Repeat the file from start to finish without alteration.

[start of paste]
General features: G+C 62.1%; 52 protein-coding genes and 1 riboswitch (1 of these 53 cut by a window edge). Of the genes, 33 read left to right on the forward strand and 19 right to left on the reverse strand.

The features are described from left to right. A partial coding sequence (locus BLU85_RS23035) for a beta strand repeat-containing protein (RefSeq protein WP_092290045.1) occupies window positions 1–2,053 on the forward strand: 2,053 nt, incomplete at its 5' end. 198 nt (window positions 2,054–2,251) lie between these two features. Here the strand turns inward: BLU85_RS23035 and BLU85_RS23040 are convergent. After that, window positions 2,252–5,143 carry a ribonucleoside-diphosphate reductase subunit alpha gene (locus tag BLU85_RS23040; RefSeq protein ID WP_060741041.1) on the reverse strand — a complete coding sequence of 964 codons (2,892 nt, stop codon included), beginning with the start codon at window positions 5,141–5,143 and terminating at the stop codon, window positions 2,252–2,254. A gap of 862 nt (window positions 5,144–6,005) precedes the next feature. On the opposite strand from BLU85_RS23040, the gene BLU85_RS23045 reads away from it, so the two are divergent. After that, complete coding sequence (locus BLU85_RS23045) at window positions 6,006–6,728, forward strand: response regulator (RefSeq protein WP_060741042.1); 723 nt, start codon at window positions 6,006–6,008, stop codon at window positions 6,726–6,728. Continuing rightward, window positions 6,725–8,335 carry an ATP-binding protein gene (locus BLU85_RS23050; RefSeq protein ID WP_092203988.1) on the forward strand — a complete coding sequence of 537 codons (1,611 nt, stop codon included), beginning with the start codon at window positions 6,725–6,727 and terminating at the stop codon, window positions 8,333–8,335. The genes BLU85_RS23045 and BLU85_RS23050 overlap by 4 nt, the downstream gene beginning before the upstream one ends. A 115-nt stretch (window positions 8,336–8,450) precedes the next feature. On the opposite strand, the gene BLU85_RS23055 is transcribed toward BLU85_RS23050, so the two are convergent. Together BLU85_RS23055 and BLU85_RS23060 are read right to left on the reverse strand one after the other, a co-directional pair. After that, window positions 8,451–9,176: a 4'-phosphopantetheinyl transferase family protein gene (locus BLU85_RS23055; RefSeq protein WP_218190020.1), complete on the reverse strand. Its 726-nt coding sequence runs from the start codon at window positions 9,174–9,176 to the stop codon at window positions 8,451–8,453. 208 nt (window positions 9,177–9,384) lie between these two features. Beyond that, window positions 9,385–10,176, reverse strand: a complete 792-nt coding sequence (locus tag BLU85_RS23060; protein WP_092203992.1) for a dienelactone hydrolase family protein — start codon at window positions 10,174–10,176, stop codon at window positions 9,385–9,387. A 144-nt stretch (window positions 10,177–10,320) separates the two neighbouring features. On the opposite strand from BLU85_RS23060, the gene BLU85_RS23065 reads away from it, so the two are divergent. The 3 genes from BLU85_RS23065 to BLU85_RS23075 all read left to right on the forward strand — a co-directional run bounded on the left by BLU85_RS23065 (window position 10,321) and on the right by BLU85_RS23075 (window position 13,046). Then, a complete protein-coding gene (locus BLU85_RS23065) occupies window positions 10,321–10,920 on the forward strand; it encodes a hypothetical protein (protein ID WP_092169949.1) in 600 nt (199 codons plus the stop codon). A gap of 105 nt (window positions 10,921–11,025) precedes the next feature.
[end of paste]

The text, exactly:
General features: G+C 62.1%; 52 protein-coding genes and 1 riboswitch (1 of these 53 cut by a window edge). Of the genes, 33 read left to right on the forward strand and 19 right to left on the reverse strand.

The features are described from left to right. A partial coding sequence (locus BLU85_RS23035) for a beta strand repeat-containing protein (RefSeq protein WP_092290045.1) occupies window positions 1–2,053 on the forward strand: 2,053 nt, incomplete at its 5' end. 198 nt (window positions 2,054–2,251) lie between these two features. Here the strand turns inward: BLU85_RS23035 and BLU85_RS23040 are convergent. After that, window positions 2,252–5,143 carry a ribonucleoside-diphosphate reductase subunit alpha gene (locus tag BLU85_RS23040; RefSeq protein ID WP_060741041.1) on the reverse strand — a complete coding sequence of 964 codons (2,892 nt, stop codon included), beginning with the start codon at window positions 5,141–5,143 and terminating at the stop codon, window positions 2,252–2,254. A gap of 862 nt (window positions 5,144–6,005) precedes the next feature. On the opposite strand from BLU85_RS23040, the gene BLU85_RS23045 reads away from it, so the two are divergent. After that, complete coding sequence (locus BLU85_RS23045) at window positions 6,006–6,728, forward strand: response regulator (RefSeq protein WP_060741042.1); 723 nt, start codon at window positions 6,006–6,008, stop codon at window positions 6,726–6,728. Continuing rightward, window positions 6,725–8,335 carry an ATP-binding protein gene (locus BLU85_RS23050; RefSeq protein ID WP_092203988.1) on the forward strand — a complete coding sequence of 537 codons (1,611 nt, stop codon included), beginning with the start codon at window positions 6,725–6,727 and terminating at the stop codon, window positions 8,333–8,335. The genes BLU85_RS23045 and BLU85_RS23050 overlap by 4 nt, the downstream gene beginning before the upstream one ends. A 115-nt stretch (window positions 8,336–8,450) precedes the next feature. On the opposite strand, the gene BLU85_RS23055 is transcribed toward BLU85_RS23050, so the two are convergent. Together BLU85_RS23055 and BLU85_RS23060 are read right to left on the reverse strand one after the other, a co-directional pair. After that, window positions 8,451–9,176: a 4'-phosphopantetheinyl transferase family protein gene (locus BLU85_RS23055; RefSeq protein WP_218190020.1), complete on the reverse strand. Its 726-nt coding sequence runs from the start codon at window positions 9,174–9,176 to the stop codon at window positions 8,451–8,453. 208 nt (window positions 9,177–9,384) lie between these two features. Beyond that, window positions 9,385–10,176, reverse strand: a complete 792-nt coding sequence (locus tag BLU85_RS23060; protein WP_092203992.1) for a dienelactone hydrolase family protein — start codon at window positions 10,174–10,176, stop codon at window positions 9,385–9,387. A 144-nt stretch (window positions 10,177–10,320) separates the two neighbouring features. On the opposite strand from BLU85_RS23060, the gene BLU85_RS23065 reads away from it, so the two are divergent. The 3 genes from BLU85_RS23065 to BLU85_RS23075 all read left to right on the forward strand — a co-directional run bounded on the left by BLU85_RS23065 (window position 10,321) and on the right by BLU85_RS23075 (window position 13,046). Then, a complete protein-coding gene (locus BLU85_RS23065) occupies window positions 10,321–10,920 on the forward strand; it encodes a hypothetical protein (protein ID WP_092169949.1) in 600 nt (199 codons plus the stop codon). A gap of 105 nt (window positions 10,921–11,025) precedes the next feature.